This issue is a complex one. Much of the evil done by these institutions came from individuals within them. But the investigations are showing up organisations that were deeply dysfunctional and deeply negligent. By all means let us have the feel-good solution of the truth commission. But the only way we can truly close this thing is first, to make sure that those who are guilty are punished or treated, as the case may be.

Secondly the organisations responsible must be dismantled. It is a continuing insult to all those who suffered that these entities still exist.

If we are to believe the hype, it is to be a time of fresh starts for this country. For the Church, let the first symbol of this be the dismantling of the shamed organisations within it. Let no religious continue to disgrace the faith and mock the innocents who suffered, by carrying, in the name of Our Lord, the name Christian Brother, or Sister of Mercy, or Sister of Charity or Brother of Charity ... the list goes on.

© Irish Independent &

Wednesday, February 10, 1999

Two years for "former" Christian Brother

Wednesday February 10th 1999 Retired teacher and "former" Christian Brother Donal Dunne is led from court yesterday after being sentenced to two years in jail for sexually abusing boys at two schools in the midlands A "former" Christian Brother was jailed for two years yesterday for sexually abusing boys at two midlands schools. He has admitted similar offences at four other schools. The Circuit Court in Tullamore, Co Offaly was told 78-year-old Donal Dunne had acknowledged abusing boys at two Dublin city primary schools and at schools in counties Longford and Westmeath. Dunne of Portarlington, Co Offaly was before the court for sentencing on 16 counts of indecent assaults committed against six boys between 1965 and 1969 at Walsh Island National School, Co Offaly and similar offences committed against a boy at the Presentation Sisters Secondary School in Castlecomer, Co Kilkenny in the early 1970s. He had a previous conviction for sexual abusing a 12-year-old boy in 1995 and Judge Anthony Kennedy said it was thoroughly alarming that Dunne committed this offence when aged 74.


It also emerged during the hearing that Dunne said was sexually abused as a child. His counsel William Fennelly said it was a feature of such cases that all too often the abuser was a victim of abuse at some stage in his own life. Det Sgt Michael Dalton, Tullamore said contact was made with him following publication of Dunne's name after hearing in November of a case involving three victims who had been abused by defendant at schools in Co Longford and Dublin. The court heard that one boy, aged 12 at the time, was asked to go to a church adjacent to the school to pick up some items but was followed by Dunne who proceeded to sexually abuse him in the choir loft. He abused the boy on two other occasions in a sport's changing room asking his victim to try on togs, then removing the boy's clothes before fondling him. State prosecutor Dara Foynes said quite a lot of additional activities on accused's part had come to notice following media coverage and publication of his name last November. The court also heard Dunne acknowledged responsibility for abuses he committed at four other schools since he pleaded guilty: at Griffith Avenue and St James Street, Dublin; Mullingar CBS, Co Westmeath and Lanesboro National School, Co Longford.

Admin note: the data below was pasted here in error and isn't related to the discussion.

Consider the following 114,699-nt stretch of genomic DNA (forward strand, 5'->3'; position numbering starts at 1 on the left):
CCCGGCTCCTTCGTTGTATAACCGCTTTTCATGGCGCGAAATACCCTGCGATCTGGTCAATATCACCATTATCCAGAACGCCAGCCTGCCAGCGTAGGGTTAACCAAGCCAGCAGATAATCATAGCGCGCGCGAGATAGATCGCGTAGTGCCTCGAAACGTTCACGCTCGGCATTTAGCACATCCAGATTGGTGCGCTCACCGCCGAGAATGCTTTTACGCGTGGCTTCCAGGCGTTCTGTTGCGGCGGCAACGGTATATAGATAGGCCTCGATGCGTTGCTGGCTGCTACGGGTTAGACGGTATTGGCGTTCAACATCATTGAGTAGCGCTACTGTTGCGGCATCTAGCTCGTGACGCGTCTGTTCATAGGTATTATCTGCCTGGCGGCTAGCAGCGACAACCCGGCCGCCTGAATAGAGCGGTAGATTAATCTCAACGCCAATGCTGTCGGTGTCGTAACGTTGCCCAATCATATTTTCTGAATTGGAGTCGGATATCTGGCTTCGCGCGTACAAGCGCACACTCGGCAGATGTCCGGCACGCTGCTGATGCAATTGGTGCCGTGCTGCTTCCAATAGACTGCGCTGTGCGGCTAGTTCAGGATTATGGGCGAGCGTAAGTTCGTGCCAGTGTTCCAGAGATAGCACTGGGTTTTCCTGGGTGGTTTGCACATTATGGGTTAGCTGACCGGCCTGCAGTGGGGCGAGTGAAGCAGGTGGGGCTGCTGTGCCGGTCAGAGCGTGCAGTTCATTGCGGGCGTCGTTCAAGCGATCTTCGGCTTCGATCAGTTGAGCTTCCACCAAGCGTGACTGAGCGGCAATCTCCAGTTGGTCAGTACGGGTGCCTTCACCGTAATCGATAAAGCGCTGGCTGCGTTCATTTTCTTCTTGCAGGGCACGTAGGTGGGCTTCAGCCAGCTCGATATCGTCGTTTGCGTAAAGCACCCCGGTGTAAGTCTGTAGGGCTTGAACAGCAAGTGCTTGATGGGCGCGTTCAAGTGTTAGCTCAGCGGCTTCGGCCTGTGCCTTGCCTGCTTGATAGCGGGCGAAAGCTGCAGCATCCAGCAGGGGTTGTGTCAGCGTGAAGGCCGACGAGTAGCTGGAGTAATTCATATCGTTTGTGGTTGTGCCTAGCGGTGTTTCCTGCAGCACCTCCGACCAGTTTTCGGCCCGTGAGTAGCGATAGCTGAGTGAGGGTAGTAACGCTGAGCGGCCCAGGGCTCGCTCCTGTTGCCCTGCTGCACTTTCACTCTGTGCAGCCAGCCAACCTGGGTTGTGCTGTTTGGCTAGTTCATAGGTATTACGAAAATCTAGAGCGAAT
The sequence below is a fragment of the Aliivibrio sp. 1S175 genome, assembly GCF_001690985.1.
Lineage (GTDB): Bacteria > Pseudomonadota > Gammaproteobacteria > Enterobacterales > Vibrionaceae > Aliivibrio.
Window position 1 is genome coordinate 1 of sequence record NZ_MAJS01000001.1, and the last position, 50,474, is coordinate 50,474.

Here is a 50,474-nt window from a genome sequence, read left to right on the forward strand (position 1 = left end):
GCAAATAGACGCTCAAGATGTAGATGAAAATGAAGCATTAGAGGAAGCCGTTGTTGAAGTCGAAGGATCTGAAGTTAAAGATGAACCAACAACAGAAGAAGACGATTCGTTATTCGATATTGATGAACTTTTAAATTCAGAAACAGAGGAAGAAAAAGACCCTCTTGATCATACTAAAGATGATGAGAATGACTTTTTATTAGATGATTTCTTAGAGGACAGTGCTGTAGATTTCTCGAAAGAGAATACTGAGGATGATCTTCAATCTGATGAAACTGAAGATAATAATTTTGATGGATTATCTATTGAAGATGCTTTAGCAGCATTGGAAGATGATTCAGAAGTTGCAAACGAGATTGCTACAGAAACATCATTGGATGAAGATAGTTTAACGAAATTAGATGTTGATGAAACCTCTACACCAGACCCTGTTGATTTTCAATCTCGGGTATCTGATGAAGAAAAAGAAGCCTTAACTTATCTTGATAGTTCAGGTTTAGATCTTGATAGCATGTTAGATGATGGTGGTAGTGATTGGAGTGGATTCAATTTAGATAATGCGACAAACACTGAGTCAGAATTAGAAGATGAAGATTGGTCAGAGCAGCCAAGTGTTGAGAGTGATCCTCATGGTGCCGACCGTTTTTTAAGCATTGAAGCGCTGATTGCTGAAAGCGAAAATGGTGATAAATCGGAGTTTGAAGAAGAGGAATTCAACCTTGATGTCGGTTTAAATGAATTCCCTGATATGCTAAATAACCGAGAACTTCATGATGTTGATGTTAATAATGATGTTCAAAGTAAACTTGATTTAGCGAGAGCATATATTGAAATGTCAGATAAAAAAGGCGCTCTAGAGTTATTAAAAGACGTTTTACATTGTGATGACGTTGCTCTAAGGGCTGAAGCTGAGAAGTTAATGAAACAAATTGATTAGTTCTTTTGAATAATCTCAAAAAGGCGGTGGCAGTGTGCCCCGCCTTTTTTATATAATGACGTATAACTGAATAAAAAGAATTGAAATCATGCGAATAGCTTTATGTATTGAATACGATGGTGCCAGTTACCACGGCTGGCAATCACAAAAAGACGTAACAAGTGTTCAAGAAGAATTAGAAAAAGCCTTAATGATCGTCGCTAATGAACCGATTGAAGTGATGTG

However, extracts from a psychological assessment report read out by Judge Anthony Kennedy revealed accused had ``no regrets'' for what he did. It also said he would not survive long in prison. In effect, said the judge, the only real mitigating factor was Dunne pleaded guilty. But Mr Fennelly said in mitigation his client made the admissions of abuses at other schools openly and at some peril to himself. The court heard that a Garda investigation is under way into a prank played on Dunne in which, accused claimed, he was phoned by a person pretending to be Detective Dalton, asking that he bring £10,000 cash to the county registrar's office in Mullingar. Passing sentence, Judge Kennedy said defendant had a history of a protracted and premeditated campaign of sexual molestation. He exploited the children's innocence and vulnerability resulting in obvious short term and long-term damage, and all done for his own perversion and sexual excitement. He sentenced Dunne to two years imprisonment and refused leave to appeal.